Another major concern regarding the co-administration of GEN and MMF could be the interaction of these compounds in renal system. The MPA glucuronide (MPAG) metabolite is excreted into the urine via active tubular secretion. [25],[26] The urinary excretion of MPAG and GEN-induced nephrotoxicity may explain the biochemical and histopathological negative impact of concomitant administration of MMF with GEN.

The increase of the BUN and creatinine levels after 14 days treatment with GEN plus MMF clearly indicates a dysfunction of the kidneys. These biochemical findings are firmly supported by our histopathological findings in the kidney tissues. Histopathological findings such as regenerative lesions by inflammatory cells infiltration and degenerative alteration by granulation of epithelial cells all indicate an aminoglycoside nephrotoxicity. [17] Therefore, it would be reasonable conclusion that MMF co-administeration with GEN may strengthen the aminoglycoside-induced nephrotoxicity. Although co-administration of CEF and MMF was able to recover partly the hematological and biochemical changes, CTF was unable to cure the pathological damage. The reason for this various effects of the combination might be explained by the fact that the recovery of pathological damage requires relatively long period of time.

In general, determination of MIC and MBC values are required to clarify the presence or the absence of resistance mechanism(s) and also to highlight whether the selected compound exerts an antibacterial effect on chosen pathogen. [27] In this study, the obtained MIC values for GEN and CEF support the MIC values which are suggested by European committee on antimicrobial susceptibility testing (EUCAST) for GEN of >4 mg/l, and the recommended CLSI breakpoint of ≥16 mg/l for various strains of E. coli. [28] According to CLSI guideline, it became clear that the strain of E. coli used in this study could be categorized as susceptible to GEN and CEF. [29]

In conclusion, this study showed that CEF plus MMF could be applied for the treatment of complicated APN. However, in APN cases which co-administration of GEN with MMF is provided, the biochemical and histopathological abnormalities may occur. Moreover, the hematological and biochemical negative alterations could be used as reliable laboratory tools to monitor the combination therapy.


  Acknowledgments Top


The authors are grateful to Professor Adelbert van Miert from Utrecht University (the Netherlands) and Dr. Hadian M from Urmia University (Iran) for their proof reading.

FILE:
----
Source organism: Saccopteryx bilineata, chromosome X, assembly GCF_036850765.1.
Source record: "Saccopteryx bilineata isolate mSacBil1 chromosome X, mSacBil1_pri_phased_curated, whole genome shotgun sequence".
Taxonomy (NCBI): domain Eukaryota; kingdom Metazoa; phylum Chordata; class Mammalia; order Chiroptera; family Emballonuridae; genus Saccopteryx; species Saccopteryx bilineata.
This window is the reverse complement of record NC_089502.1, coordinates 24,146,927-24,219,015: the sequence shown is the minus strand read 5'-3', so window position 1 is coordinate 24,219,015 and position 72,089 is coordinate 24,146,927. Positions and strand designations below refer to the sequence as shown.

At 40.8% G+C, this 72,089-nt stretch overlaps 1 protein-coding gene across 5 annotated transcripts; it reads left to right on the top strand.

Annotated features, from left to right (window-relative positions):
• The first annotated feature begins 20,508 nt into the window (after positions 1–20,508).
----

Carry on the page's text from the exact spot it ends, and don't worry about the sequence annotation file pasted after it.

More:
References Top

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3.Wing DA, Hendershott CM, Debuque L, Millar LK. A randomized trial of three antibiotic regimens for the treatment of pyelonephritis in pregnancy. ObstetGynecol 1998;92:249-53.  Back to cited text no. 3
    
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26.Brum S, Nolasco F, Sousa J, Ferreira A, Possante M, Pinto JR, et al. Leukopenia in kidney transplant patients with the association of valganciclovir and mycophenolatemofetil. Transplant Proc 2008;40:752-4.  Back to cited text no. 26
    
27.Stachyra T, Levasseur P, Pe´chereau MC, GirardAM, Claudon M, Miossec C, et al. in vitro activity of the {beta}-lactamase inhibitor NXL104 against KPC-2 carbapenemase and Enterobacteriaceae expressing KPC carbapenemases. J Antimicrob Chemother 2009;64:326-9.  Back to cited text no. 27
    
28.Jakobsen L, Sandvang D, Jensen VF, Seyfarth AM, Frimodt-Møller N, Hammerum AM. Gentamicin susceptibility in Escherichia coli related to the genetic background: Problems with breakpoints. Clin Microbiol Infect 2007;13:830-2.  Back to cited text no. 28
    
29.Clinical and Laboratory Standards Institute. Performance Standards for Antimicrobial Susceptibility Testing: Eighteenth Informational Supplement 2008;M100-S18; Wayne, PA, USA: CLSI.  Back to cited text no. 29
    


    Figures

  [Figure 1], [Figure 2]
 
 
    Tables

  [Table 1], [Table 2], [Table 3], [Table 4], [Table 5]



 

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Indian Journal of Nephrology
Published by Wolters Kluwer - Medknow
Online since 20th Sept '07